(Another wrinkle in all of this is how the early bowl game effects Everett Golson’s return. A January date would’ve given Golson more time with the team after his return, a date rumored to be sometime in early-to-mid-December.)
But bowl discussions can wait. There are still two very important games left for this team, including an emotional final home game for a senior class that’s been through a lot at Notre Dame. After the game, Tommy Rees talked about the importance of turning the page after a bitter loss and preparing for BYU.
“I don’t know how else to say it, it’s a tough feeling,” Rees said after the game. “We’ve got to regroup, we’ve got to come back as a team, and come back for each other.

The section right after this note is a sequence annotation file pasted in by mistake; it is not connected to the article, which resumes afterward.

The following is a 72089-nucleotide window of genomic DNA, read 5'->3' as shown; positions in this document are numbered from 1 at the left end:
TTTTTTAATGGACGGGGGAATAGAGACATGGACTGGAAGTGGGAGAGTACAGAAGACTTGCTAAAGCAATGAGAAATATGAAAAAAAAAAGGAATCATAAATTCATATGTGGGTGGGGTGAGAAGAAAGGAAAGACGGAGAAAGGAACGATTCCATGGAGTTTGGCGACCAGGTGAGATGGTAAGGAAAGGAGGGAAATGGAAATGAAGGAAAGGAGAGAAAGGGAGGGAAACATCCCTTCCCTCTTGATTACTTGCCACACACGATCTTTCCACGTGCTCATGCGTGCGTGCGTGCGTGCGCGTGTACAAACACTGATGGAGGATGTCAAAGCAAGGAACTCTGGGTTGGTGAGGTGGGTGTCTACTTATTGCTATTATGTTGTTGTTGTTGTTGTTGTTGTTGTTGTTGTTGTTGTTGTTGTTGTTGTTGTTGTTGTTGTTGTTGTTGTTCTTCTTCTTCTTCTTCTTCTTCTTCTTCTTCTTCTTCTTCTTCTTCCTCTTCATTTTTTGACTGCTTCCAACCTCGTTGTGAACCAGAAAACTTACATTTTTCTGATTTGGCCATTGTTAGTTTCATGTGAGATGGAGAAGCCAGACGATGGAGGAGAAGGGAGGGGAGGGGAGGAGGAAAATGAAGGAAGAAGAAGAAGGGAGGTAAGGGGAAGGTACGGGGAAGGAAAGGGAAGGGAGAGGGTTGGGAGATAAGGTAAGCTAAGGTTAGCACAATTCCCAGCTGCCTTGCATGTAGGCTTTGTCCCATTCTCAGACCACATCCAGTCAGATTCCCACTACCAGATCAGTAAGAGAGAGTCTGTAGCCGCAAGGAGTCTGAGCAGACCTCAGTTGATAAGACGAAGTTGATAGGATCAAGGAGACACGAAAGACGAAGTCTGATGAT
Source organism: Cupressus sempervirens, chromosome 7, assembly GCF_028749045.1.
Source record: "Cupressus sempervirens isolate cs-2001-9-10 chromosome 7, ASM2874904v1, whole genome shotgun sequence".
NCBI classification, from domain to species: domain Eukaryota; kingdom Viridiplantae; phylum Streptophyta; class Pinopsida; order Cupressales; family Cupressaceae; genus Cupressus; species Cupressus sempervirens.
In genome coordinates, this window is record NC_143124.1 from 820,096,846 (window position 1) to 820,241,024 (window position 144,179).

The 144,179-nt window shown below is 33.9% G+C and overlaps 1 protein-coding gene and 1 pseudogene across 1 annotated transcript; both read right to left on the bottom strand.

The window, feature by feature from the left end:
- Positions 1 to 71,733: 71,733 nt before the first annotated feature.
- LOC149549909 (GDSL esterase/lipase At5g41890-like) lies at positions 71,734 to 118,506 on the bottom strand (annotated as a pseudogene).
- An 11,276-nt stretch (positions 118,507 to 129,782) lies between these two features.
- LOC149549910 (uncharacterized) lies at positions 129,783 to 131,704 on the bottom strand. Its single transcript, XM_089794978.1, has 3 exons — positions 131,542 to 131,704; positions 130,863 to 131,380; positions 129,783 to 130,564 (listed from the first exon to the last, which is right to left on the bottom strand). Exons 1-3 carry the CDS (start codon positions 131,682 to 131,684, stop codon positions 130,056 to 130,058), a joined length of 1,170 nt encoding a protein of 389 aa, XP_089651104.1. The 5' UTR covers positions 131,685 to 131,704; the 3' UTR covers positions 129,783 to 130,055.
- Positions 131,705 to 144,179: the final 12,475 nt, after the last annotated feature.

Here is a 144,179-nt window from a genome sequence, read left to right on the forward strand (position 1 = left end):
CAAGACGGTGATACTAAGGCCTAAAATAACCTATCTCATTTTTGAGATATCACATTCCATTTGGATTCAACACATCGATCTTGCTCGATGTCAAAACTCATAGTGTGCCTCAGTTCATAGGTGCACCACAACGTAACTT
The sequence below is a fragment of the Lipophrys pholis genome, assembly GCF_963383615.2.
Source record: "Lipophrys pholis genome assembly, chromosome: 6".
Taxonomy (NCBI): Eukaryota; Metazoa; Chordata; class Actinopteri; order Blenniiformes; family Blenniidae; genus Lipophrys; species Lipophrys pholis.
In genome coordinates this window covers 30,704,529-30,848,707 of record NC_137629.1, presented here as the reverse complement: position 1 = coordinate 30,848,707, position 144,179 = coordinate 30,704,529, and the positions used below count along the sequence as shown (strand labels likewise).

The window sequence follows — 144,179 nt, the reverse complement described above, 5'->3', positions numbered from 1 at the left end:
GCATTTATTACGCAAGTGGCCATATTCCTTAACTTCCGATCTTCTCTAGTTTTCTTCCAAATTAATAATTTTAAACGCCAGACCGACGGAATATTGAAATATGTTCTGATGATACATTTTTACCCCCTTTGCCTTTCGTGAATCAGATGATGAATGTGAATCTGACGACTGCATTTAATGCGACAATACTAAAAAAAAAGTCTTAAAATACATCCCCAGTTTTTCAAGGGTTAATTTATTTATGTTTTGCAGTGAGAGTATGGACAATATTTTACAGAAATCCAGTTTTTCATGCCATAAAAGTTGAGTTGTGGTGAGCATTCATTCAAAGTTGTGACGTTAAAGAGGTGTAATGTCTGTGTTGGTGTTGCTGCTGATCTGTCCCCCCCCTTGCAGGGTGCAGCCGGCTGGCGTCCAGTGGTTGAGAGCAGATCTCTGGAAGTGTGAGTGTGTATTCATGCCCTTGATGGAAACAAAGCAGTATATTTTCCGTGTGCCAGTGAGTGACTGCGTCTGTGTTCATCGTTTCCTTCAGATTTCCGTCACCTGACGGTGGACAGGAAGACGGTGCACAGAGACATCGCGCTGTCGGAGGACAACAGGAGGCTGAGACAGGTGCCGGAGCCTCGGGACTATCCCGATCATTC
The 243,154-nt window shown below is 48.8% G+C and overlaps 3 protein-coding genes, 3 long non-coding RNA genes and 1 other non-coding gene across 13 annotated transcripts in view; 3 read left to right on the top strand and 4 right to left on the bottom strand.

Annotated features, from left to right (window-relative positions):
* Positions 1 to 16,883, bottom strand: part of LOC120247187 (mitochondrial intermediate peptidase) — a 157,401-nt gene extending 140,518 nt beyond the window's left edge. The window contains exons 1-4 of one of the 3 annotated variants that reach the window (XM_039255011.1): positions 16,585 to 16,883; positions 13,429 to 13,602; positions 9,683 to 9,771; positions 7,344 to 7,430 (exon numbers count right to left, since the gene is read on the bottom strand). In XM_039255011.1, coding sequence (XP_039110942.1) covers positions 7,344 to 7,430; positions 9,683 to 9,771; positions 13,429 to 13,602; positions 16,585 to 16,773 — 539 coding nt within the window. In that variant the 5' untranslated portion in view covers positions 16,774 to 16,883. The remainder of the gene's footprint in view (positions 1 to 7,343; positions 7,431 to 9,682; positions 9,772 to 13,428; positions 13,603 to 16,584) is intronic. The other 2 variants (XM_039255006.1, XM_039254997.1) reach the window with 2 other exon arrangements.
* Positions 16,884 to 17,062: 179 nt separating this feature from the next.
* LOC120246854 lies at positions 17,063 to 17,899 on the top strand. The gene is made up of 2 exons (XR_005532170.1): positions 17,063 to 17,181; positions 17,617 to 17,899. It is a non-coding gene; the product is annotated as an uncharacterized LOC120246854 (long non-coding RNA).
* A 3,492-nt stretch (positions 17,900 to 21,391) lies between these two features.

“We play for each other. We play for our pride. As seniors, we’ve only got a couple games left here. We play for one another, we play for the university, our coaches. We really just rally as a group and get ready to play.”
A BCS bid is no longer an option. But beating BYU and taking a shot at Stanford in Palo Alto should be enough to keep this team together. Unfortunately that’s all that’s left right now, consolation prizes after a disappointing and shocking defeat.
- The good, the bad and the ugly: The 86th annual Blue-Gold game 60
- Five things we learned: Gold 36, Blue 34 76
- Pregame Six Pack: Finishing spring practice strong 3
- Even without guarantee, Kelly expects Golson to return next season 107
- Grace opens up about the long road back 44
- Irish QB battle with (understandably) head into fall camp 12